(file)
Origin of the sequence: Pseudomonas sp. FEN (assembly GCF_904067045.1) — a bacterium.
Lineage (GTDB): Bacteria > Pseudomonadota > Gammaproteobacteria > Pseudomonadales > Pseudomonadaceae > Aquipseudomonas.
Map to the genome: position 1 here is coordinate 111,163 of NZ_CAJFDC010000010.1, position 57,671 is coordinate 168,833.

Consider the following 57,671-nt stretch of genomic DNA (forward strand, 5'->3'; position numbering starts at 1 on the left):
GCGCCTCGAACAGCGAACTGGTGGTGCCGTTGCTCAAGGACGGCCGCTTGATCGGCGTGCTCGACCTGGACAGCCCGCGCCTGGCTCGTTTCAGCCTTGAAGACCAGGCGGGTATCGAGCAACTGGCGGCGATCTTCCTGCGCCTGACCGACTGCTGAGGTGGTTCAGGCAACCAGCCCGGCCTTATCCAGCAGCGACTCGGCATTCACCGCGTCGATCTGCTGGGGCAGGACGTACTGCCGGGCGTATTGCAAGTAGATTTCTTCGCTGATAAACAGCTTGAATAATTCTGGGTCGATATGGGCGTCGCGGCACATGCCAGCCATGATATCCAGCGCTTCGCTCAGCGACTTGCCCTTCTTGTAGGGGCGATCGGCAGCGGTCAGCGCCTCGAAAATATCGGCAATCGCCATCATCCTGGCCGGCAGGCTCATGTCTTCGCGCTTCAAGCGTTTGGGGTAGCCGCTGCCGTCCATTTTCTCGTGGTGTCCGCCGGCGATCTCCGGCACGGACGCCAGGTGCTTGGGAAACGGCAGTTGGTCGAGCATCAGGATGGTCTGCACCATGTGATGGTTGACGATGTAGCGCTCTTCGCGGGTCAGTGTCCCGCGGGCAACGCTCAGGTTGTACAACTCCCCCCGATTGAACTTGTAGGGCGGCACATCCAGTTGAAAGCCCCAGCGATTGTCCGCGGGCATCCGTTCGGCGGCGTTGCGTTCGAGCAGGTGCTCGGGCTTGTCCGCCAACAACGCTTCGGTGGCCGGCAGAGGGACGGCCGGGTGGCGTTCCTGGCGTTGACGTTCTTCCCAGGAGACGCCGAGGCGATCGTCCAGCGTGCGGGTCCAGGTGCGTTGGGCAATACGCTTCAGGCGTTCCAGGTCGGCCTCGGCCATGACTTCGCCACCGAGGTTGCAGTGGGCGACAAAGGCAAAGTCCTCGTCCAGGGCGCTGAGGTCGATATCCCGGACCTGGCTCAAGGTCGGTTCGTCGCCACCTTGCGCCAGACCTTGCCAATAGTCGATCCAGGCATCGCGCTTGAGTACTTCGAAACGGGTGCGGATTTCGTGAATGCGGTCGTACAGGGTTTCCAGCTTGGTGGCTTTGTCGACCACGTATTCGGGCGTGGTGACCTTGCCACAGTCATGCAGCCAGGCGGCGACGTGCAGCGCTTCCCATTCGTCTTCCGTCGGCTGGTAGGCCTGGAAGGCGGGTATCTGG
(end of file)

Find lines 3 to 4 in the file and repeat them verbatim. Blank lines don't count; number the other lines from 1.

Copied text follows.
Map to the genome: position 1 here is coordinate 111,163 of NZ_CAJFDC010000010.1, position 57,671 is coordinate 168,833.

Consider the following 57,671-nt stretch of genomic DNA (forward strand, 5'->3'; position numbering starts at 1 on the left):